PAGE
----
Talitha LeFlouria headshot

Talitha LeFlouria


227B Minor Hall


Carceral Studies; African American Women; Working-Class Labor; 19th Century African American; Race and Medicine

Talitha LeFlouria is the Lisa Smith Discovery Associate Professor in African and African-American Studies at the University of Virginia. She is a scholar of African American history, specializing in mass incarceration; modern slavery; race and medicine; and black women in America. She is the author of Chained in Silence: Black Women and Convict Labor in the New South (UNC Press, 2015). This book received several national awards including: the Darlene Clark Hine Award from the Organization of American Historians (2016), the Philip Taft Labor History Award from the Cornell University School of Industrial and Labor Relations & Labor and Working-Class History Association (2016), the Malcolm Bell, Jr. and Muriel Barrow Bell Award from the Georgia Historical Society (2016), the Best First Book Prize from the Berkshire Conference on the History of Women, Genders, and Sexualities (2015), the Letitia Woods Brown Memorial Book Prize from the Association of Black Women Historians (2015), and the Ida B. Wells Tribute Award from the Charles H. Wright Museum of African American History (2015). Her work has been featured in the Sundance nominated documentary, Slavery by Another Name as well as C-SPAN and Left of Black. Her written work and expertise has been profiled in Ms. Magazine, The Nation, Huffington Post, For Harriet, The New Tri-State DefenderColorBlind Magazine, and several syndicated radio programs.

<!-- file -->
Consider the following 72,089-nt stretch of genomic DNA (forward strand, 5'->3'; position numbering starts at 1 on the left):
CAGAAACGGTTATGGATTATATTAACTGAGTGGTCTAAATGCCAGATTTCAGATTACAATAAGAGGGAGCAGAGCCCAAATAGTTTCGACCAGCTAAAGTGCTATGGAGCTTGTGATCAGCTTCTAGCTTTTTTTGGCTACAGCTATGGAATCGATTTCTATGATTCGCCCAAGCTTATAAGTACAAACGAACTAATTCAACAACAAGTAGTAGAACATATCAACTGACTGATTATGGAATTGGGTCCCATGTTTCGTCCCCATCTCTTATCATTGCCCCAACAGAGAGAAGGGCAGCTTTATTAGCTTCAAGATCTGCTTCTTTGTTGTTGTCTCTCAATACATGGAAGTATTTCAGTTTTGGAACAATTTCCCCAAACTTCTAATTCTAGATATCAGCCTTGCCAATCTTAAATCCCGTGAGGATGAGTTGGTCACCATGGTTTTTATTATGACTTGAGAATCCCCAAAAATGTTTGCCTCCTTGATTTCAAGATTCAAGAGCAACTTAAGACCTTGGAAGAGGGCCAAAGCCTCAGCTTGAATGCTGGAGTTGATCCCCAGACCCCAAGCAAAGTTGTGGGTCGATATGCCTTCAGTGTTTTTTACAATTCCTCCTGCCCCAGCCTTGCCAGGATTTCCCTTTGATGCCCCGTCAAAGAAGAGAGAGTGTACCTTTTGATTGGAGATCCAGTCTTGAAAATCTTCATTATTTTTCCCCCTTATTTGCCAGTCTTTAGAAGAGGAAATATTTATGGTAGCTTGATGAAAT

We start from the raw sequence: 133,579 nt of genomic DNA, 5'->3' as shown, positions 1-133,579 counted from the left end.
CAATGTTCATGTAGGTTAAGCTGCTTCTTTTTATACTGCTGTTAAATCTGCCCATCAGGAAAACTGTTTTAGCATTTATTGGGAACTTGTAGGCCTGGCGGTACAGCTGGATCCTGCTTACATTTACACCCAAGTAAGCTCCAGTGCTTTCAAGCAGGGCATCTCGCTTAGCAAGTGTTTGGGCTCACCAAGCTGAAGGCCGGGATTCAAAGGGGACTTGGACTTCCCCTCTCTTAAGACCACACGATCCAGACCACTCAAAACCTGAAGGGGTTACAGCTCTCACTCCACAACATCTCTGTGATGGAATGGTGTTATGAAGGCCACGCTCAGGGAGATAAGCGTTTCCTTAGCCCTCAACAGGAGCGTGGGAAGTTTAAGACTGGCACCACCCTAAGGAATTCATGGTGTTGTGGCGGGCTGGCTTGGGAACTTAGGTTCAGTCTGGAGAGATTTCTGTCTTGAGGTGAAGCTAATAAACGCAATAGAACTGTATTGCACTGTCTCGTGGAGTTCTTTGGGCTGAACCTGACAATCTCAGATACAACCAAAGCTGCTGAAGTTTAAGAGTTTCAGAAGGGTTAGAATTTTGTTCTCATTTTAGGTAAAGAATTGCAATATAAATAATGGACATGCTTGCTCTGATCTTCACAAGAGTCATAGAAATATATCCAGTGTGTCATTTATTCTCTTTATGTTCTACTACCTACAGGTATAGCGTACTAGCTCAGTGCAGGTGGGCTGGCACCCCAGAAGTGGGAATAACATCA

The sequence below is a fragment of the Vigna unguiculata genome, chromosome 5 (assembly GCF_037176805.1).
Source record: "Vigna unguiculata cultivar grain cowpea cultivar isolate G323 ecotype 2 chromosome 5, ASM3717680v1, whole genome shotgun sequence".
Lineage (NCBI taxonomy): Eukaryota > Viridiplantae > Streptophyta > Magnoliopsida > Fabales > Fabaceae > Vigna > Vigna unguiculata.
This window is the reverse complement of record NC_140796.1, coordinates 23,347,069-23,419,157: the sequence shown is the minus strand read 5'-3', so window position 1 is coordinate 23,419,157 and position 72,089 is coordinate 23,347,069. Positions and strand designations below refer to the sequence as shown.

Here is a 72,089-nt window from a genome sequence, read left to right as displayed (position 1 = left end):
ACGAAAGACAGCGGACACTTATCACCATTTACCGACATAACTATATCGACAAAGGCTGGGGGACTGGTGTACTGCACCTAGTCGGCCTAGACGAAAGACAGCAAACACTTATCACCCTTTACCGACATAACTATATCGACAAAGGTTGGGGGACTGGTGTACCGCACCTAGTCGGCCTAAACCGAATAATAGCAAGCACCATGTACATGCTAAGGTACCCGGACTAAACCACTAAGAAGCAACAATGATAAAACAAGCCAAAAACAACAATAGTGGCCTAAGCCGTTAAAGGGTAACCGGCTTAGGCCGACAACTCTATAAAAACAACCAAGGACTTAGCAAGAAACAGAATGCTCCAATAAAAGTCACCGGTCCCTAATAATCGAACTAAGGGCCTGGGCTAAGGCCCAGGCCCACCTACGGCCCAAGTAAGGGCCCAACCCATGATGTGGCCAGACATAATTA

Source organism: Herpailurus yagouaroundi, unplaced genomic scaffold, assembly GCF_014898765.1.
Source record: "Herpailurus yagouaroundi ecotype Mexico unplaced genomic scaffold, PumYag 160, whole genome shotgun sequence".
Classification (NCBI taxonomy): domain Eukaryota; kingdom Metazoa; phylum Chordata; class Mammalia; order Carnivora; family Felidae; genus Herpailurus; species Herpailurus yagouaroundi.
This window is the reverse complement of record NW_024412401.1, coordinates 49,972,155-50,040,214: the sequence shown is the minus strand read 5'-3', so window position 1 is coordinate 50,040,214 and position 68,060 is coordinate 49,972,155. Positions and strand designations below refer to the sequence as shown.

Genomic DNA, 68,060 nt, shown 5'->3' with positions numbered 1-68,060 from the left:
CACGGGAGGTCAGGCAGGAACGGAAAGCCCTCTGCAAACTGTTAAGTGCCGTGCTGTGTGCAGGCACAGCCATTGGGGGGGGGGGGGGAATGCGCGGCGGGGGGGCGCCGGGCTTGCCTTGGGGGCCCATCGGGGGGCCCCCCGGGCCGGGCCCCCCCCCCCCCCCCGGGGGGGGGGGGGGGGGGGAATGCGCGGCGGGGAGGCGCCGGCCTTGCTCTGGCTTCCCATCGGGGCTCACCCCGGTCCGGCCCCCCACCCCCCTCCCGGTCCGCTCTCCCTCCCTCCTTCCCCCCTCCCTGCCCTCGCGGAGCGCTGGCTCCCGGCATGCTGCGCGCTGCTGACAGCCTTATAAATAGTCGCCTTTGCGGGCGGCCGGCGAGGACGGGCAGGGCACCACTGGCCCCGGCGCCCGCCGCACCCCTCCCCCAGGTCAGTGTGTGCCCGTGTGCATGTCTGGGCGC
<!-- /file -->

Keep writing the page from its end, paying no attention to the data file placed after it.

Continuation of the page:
Professor LeFlouria serves on the Board of Directors for Historians Against Slavery and the Association of Black Women Historians. She also serves on the editorial board of the Georgia Historical Quarterly and International Labor and Working-Class History journal. She is the author of a forthcoming book by Beacon Press on black women and mass incarceration.